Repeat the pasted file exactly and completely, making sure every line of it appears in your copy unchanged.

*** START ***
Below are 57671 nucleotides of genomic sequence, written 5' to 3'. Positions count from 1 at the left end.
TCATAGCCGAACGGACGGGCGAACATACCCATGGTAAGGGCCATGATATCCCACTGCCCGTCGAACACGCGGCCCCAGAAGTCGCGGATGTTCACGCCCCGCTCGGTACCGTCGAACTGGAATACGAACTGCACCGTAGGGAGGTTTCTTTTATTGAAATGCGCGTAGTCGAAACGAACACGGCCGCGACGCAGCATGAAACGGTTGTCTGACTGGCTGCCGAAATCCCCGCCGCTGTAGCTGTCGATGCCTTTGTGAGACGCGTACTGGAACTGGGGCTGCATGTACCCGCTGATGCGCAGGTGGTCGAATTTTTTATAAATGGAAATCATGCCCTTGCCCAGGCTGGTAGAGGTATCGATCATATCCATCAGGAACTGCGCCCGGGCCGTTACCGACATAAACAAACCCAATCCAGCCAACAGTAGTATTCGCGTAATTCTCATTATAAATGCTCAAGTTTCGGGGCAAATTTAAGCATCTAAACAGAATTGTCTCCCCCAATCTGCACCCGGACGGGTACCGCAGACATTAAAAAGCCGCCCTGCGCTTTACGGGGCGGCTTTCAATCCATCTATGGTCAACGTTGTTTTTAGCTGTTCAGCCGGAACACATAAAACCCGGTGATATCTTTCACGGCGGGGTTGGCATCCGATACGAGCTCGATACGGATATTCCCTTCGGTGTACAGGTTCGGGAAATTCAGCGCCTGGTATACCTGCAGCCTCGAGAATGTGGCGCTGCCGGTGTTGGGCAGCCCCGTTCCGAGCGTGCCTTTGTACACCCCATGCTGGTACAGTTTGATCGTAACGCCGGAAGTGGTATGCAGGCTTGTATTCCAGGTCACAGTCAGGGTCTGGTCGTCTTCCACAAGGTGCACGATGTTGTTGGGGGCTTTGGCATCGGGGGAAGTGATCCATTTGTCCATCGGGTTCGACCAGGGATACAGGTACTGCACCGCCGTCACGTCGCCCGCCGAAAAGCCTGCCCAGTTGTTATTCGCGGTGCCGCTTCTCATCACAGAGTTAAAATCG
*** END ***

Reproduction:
Below are 57671 nucleotides of genomic sequence, written 5' to 3'. Positions count from 1 at the left end.
TCATAGCCGAACGGACGGGCGAACATACCCATGGTAAGGGCCATGATATCCCACTGCCCGTCGAACACGCGGCCCCAGAAGTCGCGGATGTTCACGCCCCGCTCGGTACCGTCGAACTGGAATACGAACTGCACCGTAGGGAGGTTTCTTTTATTGAAATGCGCGTAGTCGAAACGAACACGGCCGCGACGCAGCATGAAACGGTTGTCTGACTGGCTGCCGAAATCCCCGCCGCTGTAGCTGTCGATGCCTTTGTGAGACGCGTACTGGAACTGGGGCTGCATGTACCCGCTGATGCGCAGGTGGTCGAATTTTTTATAAATGGAAATCATGCCCTTGCCCAGGCTGGTAGAGGTATCGATCATATCCATCAGGAACTGCGCCCGGGCCGTTACCGACATAAACAAACCCAATCCAGCCAACAGTAGTATTCGCGTAATTCTCATTATAAATGCTCAAGTTTCGGGGCAAATTTAAGCATCTAAACAGAATTGTCTCCCCCAATCTGCACCCGGACGGGTACCGCAGACATTAAAAAGCCGCCCTGCGCTTTACGGGGCGGCTTTCAATCCATCTATGGTCAACGTTGTTTTTAGCTGTTCAGCCGGAACACATAAAACCCGGTGATATCTTTCACGGCGGGGTTGGCATCCGATACGAGCTCGATACGGATATTCCCTTCGGTGTACAGGTTCGGGAAATTCAGCGCCTGGTATACCTGCAGCCTCGAGAATGTGGCGCTGCCGGTGTTGGGCAGCCCCGTTCCGAGCGTGCCTTTGTACACCCCATGCTGGTACAGTTTGATCGTAACGCCGGAAGTGGTATGCAGGCTTGTATTCCAGGTCACAGTCAGGGTCTGGTCGTCTTCCACAAGGTGCACGATGTTGTTGGGGGCTTTGGCATCGGGGGAAGTGATCCATTTGTCCATCGGGTTCGACCAGGGATACAGGTACTGCACCGCCGTCACGTCGCCCGCCGAAAAGCCTGCCCAGTTGTTATTCGCGGTGCCGCTTCTCATCACAGAGTTAAAATCG